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The genetic architecture of metabolic rate: environment specific epistasis between mitochondrial and nuclear genes in an insect

By Goran Arnqvist, Damien Dowling, Paul Eady, Laurene Gay, Tom Tregenza, Midori Tuda and David J. Hoskin


The extent to which mitochondrial DNA (mtDNA) variation 25 is involved in\ud adaptive evolutionary change is currently being reevaluated. In particular,\ud emerging evidence suggests that mtDNA genes coevolve with the nuclear\ud genes with which they interact to form the energy producing enzyme\ud complexes in the mitochondria. This suggests that intergenomic epistasis\ud 30 between mitochondrial and nuclear genes may affect whole-organism\ud metabolic phenotypes. Here, we use crossed combinations of mitochondrial\ud and nuclear lineages of the seed beetle Callosobruchus maculatus and assay\ud metabolic rate under two different temperature regimes. Metabolic rate was\ud affected by an interaction between the mitochondrial and nuclear lineages and\ud 35 the temperature regime. Sequence data suggests that mitochondrial genetic\ud variation has a role in determining the outcome of this interaction. Our genetic\ud dissection of metabolic rate reveals a high level of complexity, encompassing\ud genetic interactions over two genomes, and genotype × genotype ×\ud environment interactions. The evolutionary implications of these results are\ud 40 twofold. First, because metabolic rate is at the root of life histories, our results\ud provide insights into the complexity of life history evolution in general, and\ud thermal adaptation in particular. Second, our results suggest a mechanism\ud that could contribute to the maintenance of non-neutral mtDNA polymorphism.\ud Evolution Page 2 of 3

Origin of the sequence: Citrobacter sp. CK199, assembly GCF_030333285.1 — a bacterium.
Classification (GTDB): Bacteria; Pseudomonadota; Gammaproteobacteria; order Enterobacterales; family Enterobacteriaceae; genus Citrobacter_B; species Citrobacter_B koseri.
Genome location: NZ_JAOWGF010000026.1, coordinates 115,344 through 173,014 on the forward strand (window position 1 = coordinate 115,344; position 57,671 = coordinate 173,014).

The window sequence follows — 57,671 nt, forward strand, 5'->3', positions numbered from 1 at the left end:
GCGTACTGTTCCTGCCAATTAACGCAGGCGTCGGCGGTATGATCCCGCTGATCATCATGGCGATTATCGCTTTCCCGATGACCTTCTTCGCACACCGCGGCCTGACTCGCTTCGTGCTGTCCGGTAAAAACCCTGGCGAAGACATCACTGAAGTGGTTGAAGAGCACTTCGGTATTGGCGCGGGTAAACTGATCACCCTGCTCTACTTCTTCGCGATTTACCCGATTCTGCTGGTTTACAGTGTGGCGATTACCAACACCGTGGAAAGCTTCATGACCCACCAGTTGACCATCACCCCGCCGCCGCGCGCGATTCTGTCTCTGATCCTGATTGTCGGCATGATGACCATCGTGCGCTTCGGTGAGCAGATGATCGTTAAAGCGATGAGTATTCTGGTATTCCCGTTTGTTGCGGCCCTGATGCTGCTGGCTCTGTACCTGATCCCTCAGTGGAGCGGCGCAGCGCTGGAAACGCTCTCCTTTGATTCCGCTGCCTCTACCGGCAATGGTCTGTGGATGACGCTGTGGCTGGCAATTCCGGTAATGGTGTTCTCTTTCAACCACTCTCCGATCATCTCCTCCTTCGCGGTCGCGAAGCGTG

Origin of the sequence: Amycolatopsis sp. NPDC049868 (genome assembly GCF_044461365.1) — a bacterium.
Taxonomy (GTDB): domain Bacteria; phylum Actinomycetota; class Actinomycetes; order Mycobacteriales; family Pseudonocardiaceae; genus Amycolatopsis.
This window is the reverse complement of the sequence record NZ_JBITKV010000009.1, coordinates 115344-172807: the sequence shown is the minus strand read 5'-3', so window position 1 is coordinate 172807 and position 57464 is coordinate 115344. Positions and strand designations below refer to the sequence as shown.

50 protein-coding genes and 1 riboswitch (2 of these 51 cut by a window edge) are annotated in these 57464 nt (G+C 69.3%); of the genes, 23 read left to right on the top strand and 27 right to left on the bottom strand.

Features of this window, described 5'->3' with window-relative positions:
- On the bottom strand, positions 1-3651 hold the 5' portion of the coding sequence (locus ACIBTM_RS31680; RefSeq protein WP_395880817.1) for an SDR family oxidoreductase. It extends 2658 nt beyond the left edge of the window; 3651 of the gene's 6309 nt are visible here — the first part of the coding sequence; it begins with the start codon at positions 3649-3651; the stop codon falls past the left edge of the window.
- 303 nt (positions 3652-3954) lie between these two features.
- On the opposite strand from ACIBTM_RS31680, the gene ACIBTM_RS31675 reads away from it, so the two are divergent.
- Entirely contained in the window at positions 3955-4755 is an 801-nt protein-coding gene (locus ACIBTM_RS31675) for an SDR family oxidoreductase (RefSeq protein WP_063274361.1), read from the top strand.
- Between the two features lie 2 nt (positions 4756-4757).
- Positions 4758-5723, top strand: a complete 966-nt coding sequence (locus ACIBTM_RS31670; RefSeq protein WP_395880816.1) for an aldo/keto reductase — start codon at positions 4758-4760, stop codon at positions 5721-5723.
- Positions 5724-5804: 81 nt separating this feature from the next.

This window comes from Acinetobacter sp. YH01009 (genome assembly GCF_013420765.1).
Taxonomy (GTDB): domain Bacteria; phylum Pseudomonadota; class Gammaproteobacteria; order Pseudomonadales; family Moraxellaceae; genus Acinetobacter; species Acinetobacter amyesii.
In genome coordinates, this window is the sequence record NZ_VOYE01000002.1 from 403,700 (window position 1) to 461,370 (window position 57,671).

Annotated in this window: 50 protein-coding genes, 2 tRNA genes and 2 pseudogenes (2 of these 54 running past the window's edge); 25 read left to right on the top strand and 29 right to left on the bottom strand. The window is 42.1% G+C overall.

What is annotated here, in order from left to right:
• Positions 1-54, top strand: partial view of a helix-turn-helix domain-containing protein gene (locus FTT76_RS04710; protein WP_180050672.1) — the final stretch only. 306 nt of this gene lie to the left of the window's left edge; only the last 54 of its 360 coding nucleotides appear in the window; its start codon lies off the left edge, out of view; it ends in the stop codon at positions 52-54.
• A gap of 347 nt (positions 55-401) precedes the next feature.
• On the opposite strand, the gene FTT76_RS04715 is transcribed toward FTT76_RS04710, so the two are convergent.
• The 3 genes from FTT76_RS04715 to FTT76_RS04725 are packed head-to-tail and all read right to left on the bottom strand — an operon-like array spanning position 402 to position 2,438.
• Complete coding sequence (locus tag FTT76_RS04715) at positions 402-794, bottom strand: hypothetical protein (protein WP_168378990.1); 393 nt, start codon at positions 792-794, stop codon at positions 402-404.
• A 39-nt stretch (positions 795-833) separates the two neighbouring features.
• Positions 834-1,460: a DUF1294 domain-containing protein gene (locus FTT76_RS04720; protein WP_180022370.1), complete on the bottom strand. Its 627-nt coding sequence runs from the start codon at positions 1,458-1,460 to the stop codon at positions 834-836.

Topics: C182 Evolution
Publisher: Wiley
Year: 2010
DOI identifier: 10.1111/j.1558-5646.2010.01135.x
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